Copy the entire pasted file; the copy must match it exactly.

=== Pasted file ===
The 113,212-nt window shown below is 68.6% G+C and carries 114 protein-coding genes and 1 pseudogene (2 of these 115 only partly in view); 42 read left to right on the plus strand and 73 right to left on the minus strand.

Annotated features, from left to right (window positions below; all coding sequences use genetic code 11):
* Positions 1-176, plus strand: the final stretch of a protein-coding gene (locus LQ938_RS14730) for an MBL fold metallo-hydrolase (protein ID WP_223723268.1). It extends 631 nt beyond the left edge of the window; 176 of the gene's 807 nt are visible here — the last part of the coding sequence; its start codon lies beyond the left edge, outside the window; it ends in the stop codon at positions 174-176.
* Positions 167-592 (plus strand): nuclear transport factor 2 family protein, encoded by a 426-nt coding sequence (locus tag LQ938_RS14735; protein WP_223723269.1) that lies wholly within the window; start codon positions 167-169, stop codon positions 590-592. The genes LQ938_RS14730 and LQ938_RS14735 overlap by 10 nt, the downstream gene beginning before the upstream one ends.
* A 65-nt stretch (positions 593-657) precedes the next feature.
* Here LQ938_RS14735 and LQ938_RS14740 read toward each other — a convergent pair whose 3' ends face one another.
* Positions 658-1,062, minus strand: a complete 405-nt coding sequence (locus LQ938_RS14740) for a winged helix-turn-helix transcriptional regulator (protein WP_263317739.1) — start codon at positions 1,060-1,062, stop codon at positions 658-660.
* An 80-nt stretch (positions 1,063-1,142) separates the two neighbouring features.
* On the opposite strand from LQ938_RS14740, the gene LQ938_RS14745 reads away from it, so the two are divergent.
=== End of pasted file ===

The 113,212-nt window shown below is 68.6% G+C and carries 114 protein-coding genes and 1 pseudogene (2 of these 115 only partly in view); 42 read left to right on the plus strand and 73 right to left on the minus strand.

Annotated features, from left to right (window positions below; all coding sequences use genetic code 11):
* Positions 1-176, plus strand: the final stretch of a protein-coding gene (locus LQ938_RS14730) for an MBL fold metallo-hydrolase (protein ID WP_223723268.1). It extends 631 nt beyond the left edge of the window; 176 of the gene's 807 nt are visible here — the last part of the coding sequence; its start codon lies beyond the left edge, outside the window; it ends in the stop codon at positions 174-176.
* Positions 167-592 (plus strand): nuclear transport factor 2 family protein, encoded by a 426-nt coding sequence (locus tag LQ938_RS14735; protein WP_223723269.1) that lies wholly within the window; start codon positions 167-169, stop codon positions 590-592. The genes LQ938_RS14730 and LQ938_RS14735 overlap by 10 nt, the downstream gene beginning before the upstream one ends.
* A 65-nt stretch (positions 593-657) precedes the next feature.
* Here LQ938_RS14735 and LQ938_RS14740 read toward each other — a convergent pair whose 3' ends face one another.
* Positions 658-1,062, minus strand: a complete 405-nt coding sequence (locus LQ938_RS14740) for a winged helix-turn-helix transcriptional regulator (protein WP_263317739.1) — start codon at positions 1,060-1,062, stop codon at positions 658-660.
* An 80-nt stretch (positions 1,063-1,142) separates the two neighbouring features.
* On the opposite strand from LQ938_RS14740, the gene LQ938_RS14745 reads away from it, so the two are divergent.